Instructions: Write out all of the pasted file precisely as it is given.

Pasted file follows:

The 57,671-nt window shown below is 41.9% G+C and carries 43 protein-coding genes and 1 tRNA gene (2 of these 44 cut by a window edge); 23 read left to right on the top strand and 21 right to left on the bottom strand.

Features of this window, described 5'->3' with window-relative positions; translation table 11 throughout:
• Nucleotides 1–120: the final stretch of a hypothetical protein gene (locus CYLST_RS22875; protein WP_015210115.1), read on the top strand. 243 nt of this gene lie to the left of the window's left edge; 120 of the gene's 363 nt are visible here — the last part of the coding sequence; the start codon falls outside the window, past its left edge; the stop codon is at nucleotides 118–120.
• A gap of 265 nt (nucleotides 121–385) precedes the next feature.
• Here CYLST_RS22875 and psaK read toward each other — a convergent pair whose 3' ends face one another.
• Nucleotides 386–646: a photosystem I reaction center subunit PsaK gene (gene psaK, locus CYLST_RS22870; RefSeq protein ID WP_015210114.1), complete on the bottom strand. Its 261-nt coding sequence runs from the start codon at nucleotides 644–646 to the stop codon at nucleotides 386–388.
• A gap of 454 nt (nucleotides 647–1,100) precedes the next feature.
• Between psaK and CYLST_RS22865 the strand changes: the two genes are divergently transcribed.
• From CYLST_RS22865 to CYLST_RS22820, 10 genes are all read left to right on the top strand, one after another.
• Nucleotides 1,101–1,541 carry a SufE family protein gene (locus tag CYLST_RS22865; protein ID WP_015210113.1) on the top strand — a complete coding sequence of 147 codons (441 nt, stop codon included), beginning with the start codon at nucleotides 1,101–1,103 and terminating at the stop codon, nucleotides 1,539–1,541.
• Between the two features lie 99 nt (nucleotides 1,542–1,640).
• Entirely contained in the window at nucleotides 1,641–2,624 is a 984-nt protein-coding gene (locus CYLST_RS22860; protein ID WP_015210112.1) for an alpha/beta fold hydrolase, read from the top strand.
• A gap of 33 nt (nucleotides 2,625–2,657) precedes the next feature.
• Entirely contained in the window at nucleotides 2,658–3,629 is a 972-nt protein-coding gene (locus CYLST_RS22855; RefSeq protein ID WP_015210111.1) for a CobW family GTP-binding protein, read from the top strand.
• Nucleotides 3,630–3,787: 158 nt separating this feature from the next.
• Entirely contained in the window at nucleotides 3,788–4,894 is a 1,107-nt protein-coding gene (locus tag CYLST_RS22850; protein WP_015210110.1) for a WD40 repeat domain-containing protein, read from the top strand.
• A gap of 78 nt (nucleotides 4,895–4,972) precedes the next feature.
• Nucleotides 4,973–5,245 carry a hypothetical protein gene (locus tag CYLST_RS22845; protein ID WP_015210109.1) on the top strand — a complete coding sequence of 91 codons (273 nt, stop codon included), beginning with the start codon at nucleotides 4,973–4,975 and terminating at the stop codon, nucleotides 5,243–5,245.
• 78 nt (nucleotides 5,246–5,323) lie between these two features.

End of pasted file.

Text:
The 57,671-nt window shown below is 41.9% G+C and carries 43 protein-coding genes and 1 tRNA gene (2 of these 44 cut by a window edge); 23 read left to right on the top strand and 21 right to left on the bottom strand.

Features of this window, described 5'->3' with window-relative positions; translation table 11 throughout:
• Nucleotides 1–120: the final stretch of a hypothetical protein gene (locus CYLST_RS22875; protein WP_015210115.1), read on the top strand. 243 nt of this gene lie to the left of the window's left edge; 120 of the gene's 363 nt are visible here — the last part of the coding sequence; the start codon falls outside the window, past its left edge; the stop codon is at nucleotides 118–120.
• A gap of 265 nt (nucleotides 121–385) precedes the next feature.
• Here CYLST_RS22875 and psaK read toward each other — a convergent pair whose 3' ends face one another.
• Nucleotides 386–646: a photosystem I reaction center subunit PsaK gene (gene psaK, locus CYLST_RS22870; RefSeq protein ID WP_015210114.1), complete on the bottom strand. Its 261-nt coding sequence runs from the start codon at nucleotides 644–646 to the stop codon at nucleotides 386–388.
• A gap of 454 nt (nucleotides 647–1,100) precedes the next feature.
• Between psaK and CYLST_RS22865 the strand changes: the two genes are divergently transcribed.
• From CYLST_RS22865 to CYLST_RS22820, 10 genes are all read left to right on the top strand, one after another.
• Nucleotides 1,101–1,541 carry a SufE family protein gene (locus tag CYLST_RS22865; protein ID WP_015210113.1) on the top strand — a complete coding sequence of 147 codons (441 nt, stop codon included), beginning with the start codon at nucleotides 1,101–1,103 and terminating at the stop codon, nucleotides 1,539–1,541.
• Between the two features lie 99 nt (nucleotides 1,542–1,640).
• Entirely contained in the window at nucleotides 1,641–2,624 is a 984-nt protein-coding gene (locus CYLST_RS22860; protein ID WP_015210112.1) for an alpha/beta fold hydrolase, read from the top strand.
• A gap of 33 nt (nucleotides 2,625–2,657) precedes the next feature.
• Entirely contained in the window at nucleotides 2,658–3,629 is a 972-nt protein-coding gene (locus CYLST_RS22855; RefSeq protein ID WP_015210111.1) for a CobW family GTP-binding protein, read from the top strand.
• Nucleotides 3,630–3,787: 158 nt separating this feature from the next.
• Entirely contained in the window at nucleotides 3,788–4,894 is a 1,107-nt protein-coding gene (locus tag CYLST_RS22850; protein WP_015210110.1) for a WD40 repeat domain-containing protein, read from the top strand.
• A gap of 78 nt (nucleotides 4,895–4,972) precedes the next feature.
• Nucleotides 4,973–5,245 carry a hypothetical protein gene (locus tag CYLST_RS22845; protein ID WP_015210109.1) on the top strand — a complete coding sequence of 91 codons (273 nt, stop codon included), beginning with the start codon at nucleotides 4,973–4,975 and terminating at the stop codon, nucleotides 5,243–5,245.
• 78 nt (nucleotides 5,246–5,323) lie between these two features.